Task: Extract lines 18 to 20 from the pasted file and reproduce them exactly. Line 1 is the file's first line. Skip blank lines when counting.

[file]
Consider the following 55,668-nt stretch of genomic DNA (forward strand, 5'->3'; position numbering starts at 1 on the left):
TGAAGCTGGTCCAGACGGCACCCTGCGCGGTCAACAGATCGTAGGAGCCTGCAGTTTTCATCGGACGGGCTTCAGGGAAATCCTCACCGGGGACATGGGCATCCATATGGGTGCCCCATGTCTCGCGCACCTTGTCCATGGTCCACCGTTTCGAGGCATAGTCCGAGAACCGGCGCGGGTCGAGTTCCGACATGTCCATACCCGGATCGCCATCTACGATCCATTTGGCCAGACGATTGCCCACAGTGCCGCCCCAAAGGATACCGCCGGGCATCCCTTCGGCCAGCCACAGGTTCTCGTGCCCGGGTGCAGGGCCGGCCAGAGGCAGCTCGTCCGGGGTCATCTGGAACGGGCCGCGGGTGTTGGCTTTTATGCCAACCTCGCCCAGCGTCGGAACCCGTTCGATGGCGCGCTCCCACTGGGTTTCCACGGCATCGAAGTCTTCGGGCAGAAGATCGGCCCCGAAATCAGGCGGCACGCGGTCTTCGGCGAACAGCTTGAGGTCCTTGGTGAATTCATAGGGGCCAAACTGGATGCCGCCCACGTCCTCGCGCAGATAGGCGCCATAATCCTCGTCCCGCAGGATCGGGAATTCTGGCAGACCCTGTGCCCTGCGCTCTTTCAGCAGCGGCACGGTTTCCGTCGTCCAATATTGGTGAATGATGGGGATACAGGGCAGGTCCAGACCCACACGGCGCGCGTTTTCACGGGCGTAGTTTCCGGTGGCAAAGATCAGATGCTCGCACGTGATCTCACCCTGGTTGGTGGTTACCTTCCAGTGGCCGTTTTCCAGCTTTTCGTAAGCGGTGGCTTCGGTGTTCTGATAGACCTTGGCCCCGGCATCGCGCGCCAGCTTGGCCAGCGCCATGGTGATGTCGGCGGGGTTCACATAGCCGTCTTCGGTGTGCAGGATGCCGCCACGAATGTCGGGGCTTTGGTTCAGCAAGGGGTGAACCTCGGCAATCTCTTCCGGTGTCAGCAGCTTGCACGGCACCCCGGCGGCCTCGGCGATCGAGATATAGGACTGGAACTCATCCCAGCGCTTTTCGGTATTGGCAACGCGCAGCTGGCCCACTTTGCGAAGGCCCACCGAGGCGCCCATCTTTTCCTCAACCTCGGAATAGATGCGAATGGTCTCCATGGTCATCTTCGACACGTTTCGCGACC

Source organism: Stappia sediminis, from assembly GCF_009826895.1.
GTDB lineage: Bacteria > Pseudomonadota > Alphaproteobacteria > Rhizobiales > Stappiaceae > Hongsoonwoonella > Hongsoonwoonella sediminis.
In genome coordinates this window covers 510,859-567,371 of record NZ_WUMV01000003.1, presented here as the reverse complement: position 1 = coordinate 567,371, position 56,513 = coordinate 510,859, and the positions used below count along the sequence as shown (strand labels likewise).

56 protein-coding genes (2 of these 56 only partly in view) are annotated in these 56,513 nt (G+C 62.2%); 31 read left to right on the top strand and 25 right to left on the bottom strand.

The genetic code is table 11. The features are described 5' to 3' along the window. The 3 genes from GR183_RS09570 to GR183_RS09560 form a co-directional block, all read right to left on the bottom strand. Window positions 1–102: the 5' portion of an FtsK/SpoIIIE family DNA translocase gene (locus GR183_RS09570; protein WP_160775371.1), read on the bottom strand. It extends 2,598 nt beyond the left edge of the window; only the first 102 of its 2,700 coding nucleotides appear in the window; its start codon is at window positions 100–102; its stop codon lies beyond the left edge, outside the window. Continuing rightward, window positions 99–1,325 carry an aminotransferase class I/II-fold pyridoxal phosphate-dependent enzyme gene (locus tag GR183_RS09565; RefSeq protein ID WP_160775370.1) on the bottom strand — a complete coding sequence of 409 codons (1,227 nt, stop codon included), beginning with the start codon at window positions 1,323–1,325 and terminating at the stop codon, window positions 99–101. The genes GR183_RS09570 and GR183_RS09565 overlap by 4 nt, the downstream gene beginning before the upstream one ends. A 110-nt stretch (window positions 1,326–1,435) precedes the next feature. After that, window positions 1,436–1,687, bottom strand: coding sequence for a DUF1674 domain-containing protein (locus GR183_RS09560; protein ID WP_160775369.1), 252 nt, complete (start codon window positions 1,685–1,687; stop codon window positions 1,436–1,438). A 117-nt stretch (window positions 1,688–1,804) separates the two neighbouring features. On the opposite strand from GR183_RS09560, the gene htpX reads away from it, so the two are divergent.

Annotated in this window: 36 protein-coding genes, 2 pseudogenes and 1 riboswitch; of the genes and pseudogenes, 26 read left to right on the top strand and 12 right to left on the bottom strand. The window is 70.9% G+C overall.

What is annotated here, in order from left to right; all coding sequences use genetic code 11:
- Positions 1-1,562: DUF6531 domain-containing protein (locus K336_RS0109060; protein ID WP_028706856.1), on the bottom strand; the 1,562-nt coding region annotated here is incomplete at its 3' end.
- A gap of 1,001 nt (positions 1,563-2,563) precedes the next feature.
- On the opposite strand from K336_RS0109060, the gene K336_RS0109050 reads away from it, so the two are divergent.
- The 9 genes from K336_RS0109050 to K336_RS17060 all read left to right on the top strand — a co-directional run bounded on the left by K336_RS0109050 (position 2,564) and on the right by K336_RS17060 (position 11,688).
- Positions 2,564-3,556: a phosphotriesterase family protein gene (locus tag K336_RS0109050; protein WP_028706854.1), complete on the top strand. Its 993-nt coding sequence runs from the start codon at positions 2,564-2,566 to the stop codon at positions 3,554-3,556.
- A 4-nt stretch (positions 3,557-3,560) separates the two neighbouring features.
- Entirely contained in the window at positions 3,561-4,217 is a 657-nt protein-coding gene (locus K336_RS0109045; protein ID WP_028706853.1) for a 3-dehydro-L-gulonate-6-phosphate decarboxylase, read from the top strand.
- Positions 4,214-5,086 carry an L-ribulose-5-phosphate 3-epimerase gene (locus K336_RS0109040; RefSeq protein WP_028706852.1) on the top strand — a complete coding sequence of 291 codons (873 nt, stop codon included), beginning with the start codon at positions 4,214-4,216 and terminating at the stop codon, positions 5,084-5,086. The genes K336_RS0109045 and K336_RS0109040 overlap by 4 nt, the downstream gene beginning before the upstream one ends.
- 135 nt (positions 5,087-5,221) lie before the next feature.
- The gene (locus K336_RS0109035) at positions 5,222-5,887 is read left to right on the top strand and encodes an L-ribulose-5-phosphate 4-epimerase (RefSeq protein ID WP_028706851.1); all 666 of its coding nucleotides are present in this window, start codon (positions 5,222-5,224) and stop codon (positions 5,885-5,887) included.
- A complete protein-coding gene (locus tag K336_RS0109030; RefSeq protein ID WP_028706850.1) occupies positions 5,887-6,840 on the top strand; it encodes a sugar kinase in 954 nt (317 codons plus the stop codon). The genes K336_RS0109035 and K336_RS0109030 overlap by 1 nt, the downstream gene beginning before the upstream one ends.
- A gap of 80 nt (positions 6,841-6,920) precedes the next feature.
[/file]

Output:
- 135 nt (positions 5,087-5,221) lie before the next feature.
- The gene (locus K336_RS0109035) at positions 5,222-5,887 is read left to right on the top strand and encodes an L-ribulose-5-phosphate 4-epimerase (RefSeq protein ID WP_028706851.1); all 666 of its coding nucleotides are present in this window, start codon (positions 5,222-5,224) and stop codon (positions 5,885-5,887) included.
- A complete protein-coding gene (locus tag K336_RS0109030; RefSeq protein ID WP_028706850.1) occupies positions 5,887-6,840 on the top strand; it encodes a sugar kinase in 954 nt (317 codons plus the stop codon). The genes K336_RS0109035 and K336_RS0109030 overlap by 1 nt, the downstream gene beginning before the upstream one ends.